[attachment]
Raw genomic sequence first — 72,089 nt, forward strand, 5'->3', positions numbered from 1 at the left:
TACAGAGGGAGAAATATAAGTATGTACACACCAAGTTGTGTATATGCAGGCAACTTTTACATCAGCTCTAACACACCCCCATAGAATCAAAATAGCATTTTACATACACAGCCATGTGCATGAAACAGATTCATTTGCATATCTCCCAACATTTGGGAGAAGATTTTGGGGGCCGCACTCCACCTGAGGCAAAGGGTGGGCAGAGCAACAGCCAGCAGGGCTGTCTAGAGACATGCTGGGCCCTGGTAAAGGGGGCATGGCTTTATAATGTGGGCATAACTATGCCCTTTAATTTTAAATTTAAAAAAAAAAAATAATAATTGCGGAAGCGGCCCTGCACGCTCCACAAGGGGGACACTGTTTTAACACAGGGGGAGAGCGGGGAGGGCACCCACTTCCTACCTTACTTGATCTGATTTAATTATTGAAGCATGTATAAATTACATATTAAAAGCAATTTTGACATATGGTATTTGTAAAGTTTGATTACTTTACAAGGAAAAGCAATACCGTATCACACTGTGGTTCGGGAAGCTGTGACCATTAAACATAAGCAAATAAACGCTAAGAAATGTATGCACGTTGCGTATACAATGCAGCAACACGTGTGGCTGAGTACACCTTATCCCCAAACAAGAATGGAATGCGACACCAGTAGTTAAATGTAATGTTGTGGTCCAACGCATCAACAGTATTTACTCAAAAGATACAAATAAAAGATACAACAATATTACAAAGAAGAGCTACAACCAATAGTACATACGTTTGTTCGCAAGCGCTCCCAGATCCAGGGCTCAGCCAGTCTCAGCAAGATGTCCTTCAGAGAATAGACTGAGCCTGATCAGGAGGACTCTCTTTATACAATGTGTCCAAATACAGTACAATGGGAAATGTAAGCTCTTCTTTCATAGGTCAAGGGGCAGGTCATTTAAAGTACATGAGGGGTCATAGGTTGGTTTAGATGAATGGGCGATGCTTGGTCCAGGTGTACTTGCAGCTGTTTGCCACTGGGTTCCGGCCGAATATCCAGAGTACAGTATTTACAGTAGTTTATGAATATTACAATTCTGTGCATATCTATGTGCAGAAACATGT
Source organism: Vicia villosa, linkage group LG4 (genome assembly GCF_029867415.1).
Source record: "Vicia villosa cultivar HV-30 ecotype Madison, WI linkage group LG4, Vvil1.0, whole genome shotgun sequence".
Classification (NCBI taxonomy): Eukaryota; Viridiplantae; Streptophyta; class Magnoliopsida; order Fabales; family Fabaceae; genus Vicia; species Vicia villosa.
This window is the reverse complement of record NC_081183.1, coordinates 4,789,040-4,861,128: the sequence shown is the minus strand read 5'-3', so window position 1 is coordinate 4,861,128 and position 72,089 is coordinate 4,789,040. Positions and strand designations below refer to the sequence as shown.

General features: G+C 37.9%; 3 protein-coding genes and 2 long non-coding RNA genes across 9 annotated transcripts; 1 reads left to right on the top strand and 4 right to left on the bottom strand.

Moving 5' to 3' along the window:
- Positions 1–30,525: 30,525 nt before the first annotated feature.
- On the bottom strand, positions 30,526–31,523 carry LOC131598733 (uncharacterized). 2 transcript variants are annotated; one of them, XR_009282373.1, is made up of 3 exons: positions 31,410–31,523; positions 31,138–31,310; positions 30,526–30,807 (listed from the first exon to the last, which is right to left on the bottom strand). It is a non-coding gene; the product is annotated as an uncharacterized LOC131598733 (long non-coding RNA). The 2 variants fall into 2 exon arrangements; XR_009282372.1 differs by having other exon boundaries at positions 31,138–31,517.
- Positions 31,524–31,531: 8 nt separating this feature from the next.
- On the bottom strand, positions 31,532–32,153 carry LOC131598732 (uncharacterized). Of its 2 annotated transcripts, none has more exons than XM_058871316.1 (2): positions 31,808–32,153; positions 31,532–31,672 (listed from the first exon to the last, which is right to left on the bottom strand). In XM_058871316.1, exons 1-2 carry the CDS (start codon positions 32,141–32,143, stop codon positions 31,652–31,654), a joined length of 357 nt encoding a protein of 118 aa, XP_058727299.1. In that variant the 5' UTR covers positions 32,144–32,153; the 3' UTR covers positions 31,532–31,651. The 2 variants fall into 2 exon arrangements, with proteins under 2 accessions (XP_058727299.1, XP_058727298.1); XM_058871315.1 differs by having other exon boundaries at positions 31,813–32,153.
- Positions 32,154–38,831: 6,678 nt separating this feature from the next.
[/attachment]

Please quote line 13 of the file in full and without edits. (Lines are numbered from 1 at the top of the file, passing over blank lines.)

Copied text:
- Positions 32,154–38,831: 6,678 nt separating this feature from the next.